"You Poor Thing"


#1

I’m very frustrated from coming back home from the airport.
I’m a paraplegic, while in baggage claim, a lady saw me roll around to her and look for my bag at the carousel. As I got my bag, she said to me "aw…you poor thing, God help you."
I was furious and vented to my mom and dad on the way to our parking spot. ARGH!:mad:

Am I out of line?

Scotty


#2

I’m sure she just meant well, in her own way.
Often we say things that are inappropriate though well meaning.
I, for instance, have a difficult time knowing what to say to a person whose loved one just died.
‘Sorry’ doesn’t do it but the subject can’t be ignored either.


#3

Scotty;

How rude!! However, we can only assume that she meant well, in her own clumsy way.

I was totally embarrassed by my grandmother one time when we were sitting in the airport waiting for someone - a beautiful family, that was of a different race from us, was crossing over with their six children, passing close to where we were, and my grandmother said, right out loud, “Awww, looka the cute little &#%!” - I just about died. :o

Luckily for us, the parents had a sense of humour - they thought it was funny. (Also, I was holding my head in my hands, shaking my head.)


#4

Hi Scotty:

Sometimes we all make insensitive remarks or do things without realizing the effect. I’m sure that she probably didn’t even realize that her “pity” remarks were insensitive and could be demoralizing.


#5

Yes. Usually it’s just pure ignorance.
**I’ve heard the same thing when out with my 8 kids.:rolleyes: **
They just have a “glass half empty” attitude about life in general. Which is really much sadder than you or I. How sad to be presented with blessings or miracles and be blind to them.


#6

As a woman with dwarfism - I have heard my share of “you poor thing” comments. I smile and say something like “God blesses me every day.” and go on about my business.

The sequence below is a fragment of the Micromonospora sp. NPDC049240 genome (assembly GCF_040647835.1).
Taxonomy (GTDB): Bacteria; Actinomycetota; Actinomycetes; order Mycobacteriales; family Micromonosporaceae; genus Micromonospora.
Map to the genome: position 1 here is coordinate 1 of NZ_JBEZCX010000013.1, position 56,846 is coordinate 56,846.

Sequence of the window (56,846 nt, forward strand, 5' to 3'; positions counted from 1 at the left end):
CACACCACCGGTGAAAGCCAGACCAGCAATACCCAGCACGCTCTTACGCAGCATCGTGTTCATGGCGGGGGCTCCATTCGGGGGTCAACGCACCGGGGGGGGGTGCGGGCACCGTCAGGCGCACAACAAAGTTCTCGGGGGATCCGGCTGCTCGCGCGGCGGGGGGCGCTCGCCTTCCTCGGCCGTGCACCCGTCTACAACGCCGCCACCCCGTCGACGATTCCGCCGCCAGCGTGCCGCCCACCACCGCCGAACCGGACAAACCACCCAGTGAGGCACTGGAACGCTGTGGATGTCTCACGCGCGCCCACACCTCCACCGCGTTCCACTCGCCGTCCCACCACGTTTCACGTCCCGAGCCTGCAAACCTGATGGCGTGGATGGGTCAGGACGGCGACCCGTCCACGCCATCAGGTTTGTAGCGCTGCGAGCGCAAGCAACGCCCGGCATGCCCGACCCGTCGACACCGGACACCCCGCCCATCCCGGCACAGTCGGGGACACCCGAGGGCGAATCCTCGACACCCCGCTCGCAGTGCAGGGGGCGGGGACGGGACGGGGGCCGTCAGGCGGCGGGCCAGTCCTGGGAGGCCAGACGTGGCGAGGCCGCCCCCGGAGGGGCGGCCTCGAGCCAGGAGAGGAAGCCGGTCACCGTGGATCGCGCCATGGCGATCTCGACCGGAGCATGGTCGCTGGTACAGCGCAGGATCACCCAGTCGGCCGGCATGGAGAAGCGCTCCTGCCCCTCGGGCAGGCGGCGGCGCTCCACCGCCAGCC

#7

Scotty,

Please don’t be upset. As someone with cerebral palsy I run into the same kind of thing from time to time. You know they certainly do not mean any harm. Please pray that they are blessed with the wisdom on how to react in the future if they should encounter it again.

God Bless,

Ron


#8

Often, people mistake pity for compassion/love. And I think we are all guilty of this to some degree.


** The above advice is wonderful. Not only does it give you the chance to pray for someone, it also takes the place of the anger you are prone to feel in a situation like you described.**


God Bless you in your daily joys and challenges!


malia


#9

I can see why this would be annoying, but I would have enough insight to know that the woman meant well, and really wanted God to help you. I would be angry if someone had poked fun at my condition, instead.


#10

No kidding! We all know there are many people out there who set out to be rude and mean. Doesn’t sound like that was the case this time.


Oh, on another note, as a person with a “hidden” disabilty, I often get angry for the opposite reason…I don’t think people show enough pity towards me, lol. Just kidding, I don’t want pity. Although pity would be a whole lot better than what I get most of the time!


Malia


#11

No, you are not out of line. The woman was out of line. She was condescending and rude.

You have every reason to be furious. But don’t dwell on it, since that would make this your problem instead of hers. Do allow yourself to be furious just to get it out of your system, then move on.


#12

scotty,